Texaco Gas Station Backlit Clock features an outer lens that is made from high quality optical lexan held in place with 3 removable rivets. It is scratch resistant and will not yellow over time. The clock face is cut out by a CNC router and the image is placed with a UV dried computer controlled printing process encouraging product longevity. The back of the clock is made from black ABS plastic that houses a 22 watt fluorescent circuline bulb with an on/off switch in the cord. The clock is battery operated with quarts movement. You can hang this beautiful clock anywhere!! Material: Made in the USA Warranty: 1 Year Manufacturers Warranty Diameter: 14″ Across / 4″ Thick Weight: Approx. 5 lbs fully boxed Note: Clock runs on 1 AA battery (not included)
- Backlit Clock features an outer lens that is made from high quality optical lexan held in place with 3 removable rivets
- Scratch resistant and will not yellow over time
- The clock face is cut out by a CNC router and the image is placed with a UV dried computer controlled printing process encouraging product longevity
- The back of the clock is made from black ABS plastic that houses a 22 watt fluorescent circuline bulb with an on/off switch in the cord
- 1 Year Manufacturers Warranty
- Icahn Recounts the Pennzoil Texaco/Getty Oil Feud
The Getty Oil takeover battle between Texaco and Pennzoil was probably one of the ugliest in Wall Street's history. In 1984, Texaco swooped in at the last minute with a winning bid before Pennzoil was able to finalize an already agreed-upon deal with Getty Oil.
A furious Pennzoil filed suit and started a bitter legal feud that lasted for the following four years, which pushed Texaco into bankruptcy, until a settlement of $3 billion, brokered by Carl Icahn, was reached. At the time, Cal Icahn, a noted corporate raider and financier, accumulated over 13% of Texaco's stock in a failed attempt to take control of the board.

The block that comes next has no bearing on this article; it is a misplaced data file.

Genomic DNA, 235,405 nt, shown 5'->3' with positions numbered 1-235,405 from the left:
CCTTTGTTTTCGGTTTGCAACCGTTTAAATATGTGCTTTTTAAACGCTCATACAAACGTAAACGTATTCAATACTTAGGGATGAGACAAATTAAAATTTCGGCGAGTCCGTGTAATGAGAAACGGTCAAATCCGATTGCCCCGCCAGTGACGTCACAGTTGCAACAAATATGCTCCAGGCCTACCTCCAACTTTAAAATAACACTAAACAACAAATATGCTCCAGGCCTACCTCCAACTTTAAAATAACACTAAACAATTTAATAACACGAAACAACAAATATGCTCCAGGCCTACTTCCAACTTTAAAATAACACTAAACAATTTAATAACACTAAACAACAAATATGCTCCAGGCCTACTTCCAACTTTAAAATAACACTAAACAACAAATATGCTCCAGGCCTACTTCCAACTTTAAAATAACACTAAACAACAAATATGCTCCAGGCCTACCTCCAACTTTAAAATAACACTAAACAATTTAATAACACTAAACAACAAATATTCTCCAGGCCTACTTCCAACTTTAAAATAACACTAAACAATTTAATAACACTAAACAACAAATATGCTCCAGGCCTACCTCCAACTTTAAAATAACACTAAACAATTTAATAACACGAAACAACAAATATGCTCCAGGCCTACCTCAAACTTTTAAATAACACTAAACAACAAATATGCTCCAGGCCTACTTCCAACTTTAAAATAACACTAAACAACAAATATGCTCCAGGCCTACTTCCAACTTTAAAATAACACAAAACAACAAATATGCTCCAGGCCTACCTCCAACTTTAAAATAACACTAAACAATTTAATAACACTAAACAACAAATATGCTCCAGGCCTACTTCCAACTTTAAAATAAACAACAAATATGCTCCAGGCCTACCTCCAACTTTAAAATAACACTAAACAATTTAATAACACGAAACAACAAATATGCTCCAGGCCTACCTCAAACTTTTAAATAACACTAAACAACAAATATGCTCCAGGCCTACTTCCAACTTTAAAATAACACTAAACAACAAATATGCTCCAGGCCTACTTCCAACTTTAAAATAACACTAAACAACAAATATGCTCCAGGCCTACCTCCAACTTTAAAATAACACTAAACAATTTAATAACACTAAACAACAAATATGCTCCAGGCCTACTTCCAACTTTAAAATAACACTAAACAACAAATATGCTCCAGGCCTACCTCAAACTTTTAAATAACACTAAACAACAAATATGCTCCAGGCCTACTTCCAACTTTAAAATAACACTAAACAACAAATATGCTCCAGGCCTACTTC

However, the settlement, in which Icahn acted as a catalyst, removed the dark clouds hanging over Texaco and Pennzoil. As a result, both companies were able to move on and refocus on business. The resulting gains in stock prices also got Icahn some sizable financial windfall.
In the end, the biggest winner of all were the law firms, as Texas lawyer Joseph Jamail (whom Icahn mentioned in the video below) reportedly got $600 million for leading Pennzoil's attack against Texaco.
Here is a rare video of Carl Icahn recounting the event at Caroline's Comedy Club in Manhattan, New York.
A grandmother and her two grandchildren are safe after employees of a car wash and Texaco Express Lube pulled them out of a vehicle before it caught fire in a crash.
Darko Malbasic, the manager of the Carbux Car Wash on the 1500 block of Dunn Avenue, said the woman was going through the car wash when her foot hit the gas pedal and the car crashed into the building. The vehicle hit an electrical transformer, causing the fire.
Malbasic, his nephew Davor Malbasic and two employees of the Express Lube next door got the three victims out before anyone was burned. One of the Express Lube employees grabbed a fire extinguisher and helped put the fire out.
The woman, Mary Williams, told people at the scene the gas pedal got stuck and she had problems with it before.